Cost of energy consumption by site (KSh per month)*

The sources are supplier monthly fuelling data and KPLC bills. Solar energy is only measured at some sites, as such we have extrapolated the solar data to the other sites. Energy mix influences the cost.

As the graph above shows, we have steadily reduced the cost of energy consumption by site. During the year, we reduced our cost of energy consumption by site by a further KSh 341 to KSh 46 308 per month. The main reason for this improvement is a decrease in generator running times, which has resulted in less diesel being consumed. This has been achieved by increasing in the number of sites with deep cycle batteries, continued indoor-to-outdoor site conversions, the installation of highly efficient rectifiers and inverter-based air-conditioning units, and through strict adherence to the fuelling process.

Energy efficiency initiatives

Energy sources

Our network uses a variety of energy sources, including national grid, diesel generator, deep cycle battery and renewable energy (solar) solutions. The mix of energy sources impacts our energy efficiency and energy consumption patterns. Our focus remains on phasing out the use of diesel generators wherever possible, either by ensuring that national grid energy (which is cheaper and cleaner) is available at a site or by employing alternative energy solutions. We continue to prioritise the use of national grid energy at our larger sites (which provide critical coverage) and renewable energy-based solutions at our smaller sites (which provide additional capacity).

We are committed to promoting alternative clean energy sources across the network. As indicated in the preceding tables, we have been deploying and repairing solar sites and focused on connecting sites to the national grid, but in areas where the grid is unstable, we provision generators to ensure network availability and power redundancies. We minimise generator running times by installing deep cycle batteries. During the year, we continued to expand the network into areas outside the national grid and that lack reliable renewable sources of power, which resulted in the number of sites running diesel generators 24/7 increasing from 106 to 173.

Network energy sources by site (% contribution to total energy)

Network energy sources by site (total at year end)

Sustainable waste management

In FY18, we launched our Integrated Waste Management programme (IWM) in partnership with Taka Taka Solutions, a local waste management company that separates our waste for recycling. Since then, more than 97 per cent of all waste collected from our main facilities has been reused, repurposed, or recycled.

During the year, we expanded the IWM programme to our shops in Nairobi and audited the waste management system to ensure that it meets our internal requirements and our ISO 14001 international standards.

Waste collected (Kg)

Managing electronic waste

* Cumulative tonnes since the inception of the project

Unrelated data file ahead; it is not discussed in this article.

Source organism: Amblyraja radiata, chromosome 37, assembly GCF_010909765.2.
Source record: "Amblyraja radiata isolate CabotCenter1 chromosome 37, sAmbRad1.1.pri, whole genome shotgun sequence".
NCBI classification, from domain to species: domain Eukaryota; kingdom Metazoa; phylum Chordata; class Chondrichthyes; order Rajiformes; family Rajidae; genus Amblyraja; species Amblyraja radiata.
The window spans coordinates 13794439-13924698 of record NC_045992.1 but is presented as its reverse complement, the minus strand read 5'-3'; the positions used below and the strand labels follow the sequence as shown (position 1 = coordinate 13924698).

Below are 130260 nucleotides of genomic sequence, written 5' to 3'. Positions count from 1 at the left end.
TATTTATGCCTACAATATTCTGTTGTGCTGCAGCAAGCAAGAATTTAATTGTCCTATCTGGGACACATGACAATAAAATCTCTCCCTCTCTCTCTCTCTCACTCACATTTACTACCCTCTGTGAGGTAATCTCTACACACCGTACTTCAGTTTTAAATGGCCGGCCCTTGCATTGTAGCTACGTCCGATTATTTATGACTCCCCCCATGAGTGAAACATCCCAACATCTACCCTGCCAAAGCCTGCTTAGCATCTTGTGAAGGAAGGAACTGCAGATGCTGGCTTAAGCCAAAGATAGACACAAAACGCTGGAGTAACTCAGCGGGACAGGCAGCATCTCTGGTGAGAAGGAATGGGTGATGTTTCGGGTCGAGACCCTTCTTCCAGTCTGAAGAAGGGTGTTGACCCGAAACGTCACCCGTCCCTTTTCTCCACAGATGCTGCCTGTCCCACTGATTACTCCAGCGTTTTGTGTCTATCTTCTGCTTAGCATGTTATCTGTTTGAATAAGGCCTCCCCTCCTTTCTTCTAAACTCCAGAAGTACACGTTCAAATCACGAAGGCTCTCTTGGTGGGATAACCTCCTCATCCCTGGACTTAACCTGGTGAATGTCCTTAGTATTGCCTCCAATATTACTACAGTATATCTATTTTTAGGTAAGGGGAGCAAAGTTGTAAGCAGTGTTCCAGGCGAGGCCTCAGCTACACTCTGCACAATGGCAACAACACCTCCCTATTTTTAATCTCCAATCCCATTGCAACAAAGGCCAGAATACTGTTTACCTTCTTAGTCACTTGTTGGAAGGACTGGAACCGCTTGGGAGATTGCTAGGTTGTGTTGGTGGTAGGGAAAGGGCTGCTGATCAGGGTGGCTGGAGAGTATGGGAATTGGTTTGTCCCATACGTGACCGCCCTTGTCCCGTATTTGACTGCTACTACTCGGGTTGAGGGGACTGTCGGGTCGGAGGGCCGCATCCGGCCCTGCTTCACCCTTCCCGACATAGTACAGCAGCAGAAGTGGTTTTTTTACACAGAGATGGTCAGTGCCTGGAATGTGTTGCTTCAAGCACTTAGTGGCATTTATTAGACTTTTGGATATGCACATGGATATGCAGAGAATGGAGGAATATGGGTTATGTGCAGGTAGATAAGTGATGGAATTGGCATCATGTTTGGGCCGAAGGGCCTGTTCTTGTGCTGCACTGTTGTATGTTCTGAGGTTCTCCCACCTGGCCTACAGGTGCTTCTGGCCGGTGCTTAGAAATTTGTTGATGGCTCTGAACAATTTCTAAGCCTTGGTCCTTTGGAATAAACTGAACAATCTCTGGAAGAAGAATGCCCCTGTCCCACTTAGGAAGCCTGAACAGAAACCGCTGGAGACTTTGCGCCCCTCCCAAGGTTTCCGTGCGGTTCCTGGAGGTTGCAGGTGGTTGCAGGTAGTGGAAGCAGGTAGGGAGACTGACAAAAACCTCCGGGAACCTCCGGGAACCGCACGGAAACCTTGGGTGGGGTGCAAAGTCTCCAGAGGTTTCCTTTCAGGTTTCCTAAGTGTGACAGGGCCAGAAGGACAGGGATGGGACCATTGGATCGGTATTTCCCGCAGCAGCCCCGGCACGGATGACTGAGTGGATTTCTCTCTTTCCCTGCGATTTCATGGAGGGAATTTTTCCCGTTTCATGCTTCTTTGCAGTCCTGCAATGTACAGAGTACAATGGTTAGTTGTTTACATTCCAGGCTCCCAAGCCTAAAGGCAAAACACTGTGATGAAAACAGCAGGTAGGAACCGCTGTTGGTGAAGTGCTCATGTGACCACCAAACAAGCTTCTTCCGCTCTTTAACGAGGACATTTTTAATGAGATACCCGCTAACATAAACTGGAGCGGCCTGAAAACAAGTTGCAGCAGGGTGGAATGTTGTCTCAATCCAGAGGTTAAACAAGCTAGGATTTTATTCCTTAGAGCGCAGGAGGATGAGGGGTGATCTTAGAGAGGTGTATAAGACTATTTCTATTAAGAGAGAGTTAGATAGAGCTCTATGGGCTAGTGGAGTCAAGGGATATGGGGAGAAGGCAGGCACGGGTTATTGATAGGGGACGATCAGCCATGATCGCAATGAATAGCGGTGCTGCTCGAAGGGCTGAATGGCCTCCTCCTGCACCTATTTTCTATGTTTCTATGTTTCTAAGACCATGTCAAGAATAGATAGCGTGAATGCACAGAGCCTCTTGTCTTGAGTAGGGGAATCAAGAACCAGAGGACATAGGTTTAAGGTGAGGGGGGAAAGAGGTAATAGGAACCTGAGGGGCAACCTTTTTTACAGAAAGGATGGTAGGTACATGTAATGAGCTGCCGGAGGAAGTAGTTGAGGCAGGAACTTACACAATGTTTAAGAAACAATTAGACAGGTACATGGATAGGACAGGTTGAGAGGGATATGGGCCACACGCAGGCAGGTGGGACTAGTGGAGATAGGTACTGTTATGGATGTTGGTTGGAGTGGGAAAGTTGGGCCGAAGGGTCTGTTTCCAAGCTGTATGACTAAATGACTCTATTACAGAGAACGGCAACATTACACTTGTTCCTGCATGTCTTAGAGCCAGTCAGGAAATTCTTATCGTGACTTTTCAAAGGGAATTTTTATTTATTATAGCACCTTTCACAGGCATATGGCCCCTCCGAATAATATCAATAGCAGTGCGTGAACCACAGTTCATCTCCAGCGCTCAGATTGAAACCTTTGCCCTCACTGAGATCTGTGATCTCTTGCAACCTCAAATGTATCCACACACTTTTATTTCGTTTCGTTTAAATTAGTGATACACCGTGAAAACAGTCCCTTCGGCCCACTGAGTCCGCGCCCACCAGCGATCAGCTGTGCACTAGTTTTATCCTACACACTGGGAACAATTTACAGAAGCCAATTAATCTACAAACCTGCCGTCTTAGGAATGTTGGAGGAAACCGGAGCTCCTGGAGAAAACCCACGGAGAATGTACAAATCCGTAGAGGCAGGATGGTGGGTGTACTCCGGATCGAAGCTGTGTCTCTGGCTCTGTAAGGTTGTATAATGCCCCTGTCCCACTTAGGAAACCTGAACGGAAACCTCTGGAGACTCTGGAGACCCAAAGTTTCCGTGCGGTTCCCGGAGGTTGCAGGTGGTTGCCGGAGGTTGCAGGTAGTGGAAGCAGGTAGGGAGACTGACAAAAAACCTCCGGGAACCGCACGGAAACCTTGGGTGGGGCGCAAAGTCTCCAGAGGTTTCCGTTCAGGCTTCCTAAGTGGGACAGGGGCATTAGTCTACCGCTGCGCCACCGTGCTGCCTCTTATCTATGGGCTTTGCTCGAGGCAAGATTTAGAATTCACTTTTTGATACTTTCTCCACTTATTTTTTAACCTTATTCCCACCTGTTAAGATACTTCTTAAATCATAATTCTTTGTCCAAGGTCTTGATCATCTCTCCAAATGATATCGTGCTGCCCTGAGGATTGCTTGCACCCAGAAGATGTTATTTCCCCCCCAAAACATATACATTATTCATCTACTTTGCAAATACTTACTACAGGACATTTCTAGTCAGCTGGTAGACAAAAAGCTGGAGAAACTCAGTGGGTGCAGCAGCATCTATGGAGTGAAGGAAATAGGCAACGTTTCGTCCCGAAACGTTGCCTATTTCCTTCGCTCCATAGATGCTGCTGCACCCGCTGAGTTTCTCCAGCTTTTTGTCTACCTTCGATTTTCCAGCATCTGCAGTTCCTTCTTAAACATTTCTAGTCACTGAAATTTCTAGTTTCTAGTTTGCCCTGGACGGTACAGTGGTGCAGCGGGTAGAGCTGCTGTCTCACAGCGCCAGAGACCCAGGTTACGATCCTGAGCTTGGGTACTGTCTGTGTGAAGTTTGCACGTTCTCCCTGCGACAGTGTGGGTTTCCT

Electronic-waste or e-waste (which consists of discarded electrical or electronic devices) is an ongoing and growing problem. It remains the fastest growing stream of waste. The latest e-waste monitor report states that e-waste quantities are rising three times faster than the global population and 13 per cent faster than the global GDP during the last five years. This sharp rise creates substantial environmental and health pressures and demonstrates the urgency to shift to a new circular economy. It is for this reason that Safaricom continues to expand its e-waste management programme. We collected another 215 tonnes of e-waste this year and participated in various awareness raising campaigns and initiatives. We also worked with the government and other stakeholders in the development of the draft national e-waste strategy. We hope the strategy will be adopted for implementation by the government soon. Our e-waste programme is aligned to the draft national strategy.

Marking the International E-waste Day

For the second year running, we worked with the Ministry of Environment and Forestry to mark International E-waste Day. The day is used to raise awareness of the negative impacts of e-waste and to encourage customers, consumers, and government institutions to recycle devices. This year, we brought together numerous e-waste stakeholders, including the Ministry of Environment, the Communications Authority, the National Environment Management Authority, the WEEE Centre, formal and Informal recyclers, universities, and other government institutions. Through the event, we reached over 5 000 people directly and the broader Kenyan society indirectly through media coverage. Activities on the day included collections from universities, government ministries and parastatals and internally within Safaricom. We collected over 50 tonnes of e-waste as a result of this campaign.

Towards a Plastic-Free Safaricom

We want to eliminate the use of single-use plastic at our facilities and minimise the plastic incorporated into our retail packaging. During the year, we removed 9 600 plastic tumblers in our reception areas and replaced these with glasses. We also engaged with our outside caterers (suppliers) to eliminate single use plastic bottles at our events and, if this is not possible, to collect the plastic used after the event. Over 200 000 single-use plastic items have been removed from across the business.

Our progress since FY17

Looking ahead

  • We will focus on circularity and explore opportunities to use waste as a resource.
  • We will register our carbon reduction initiatives with the Carbon Disclosure Project (CDP)
  • We will track our emissions related to our value chains.
  • We will continue our partnership with the KFS towards achieving our target of growing five million trees in five years.
  • We will also implement our MOU with UN Environment on Air Quality Monitoring Pilot.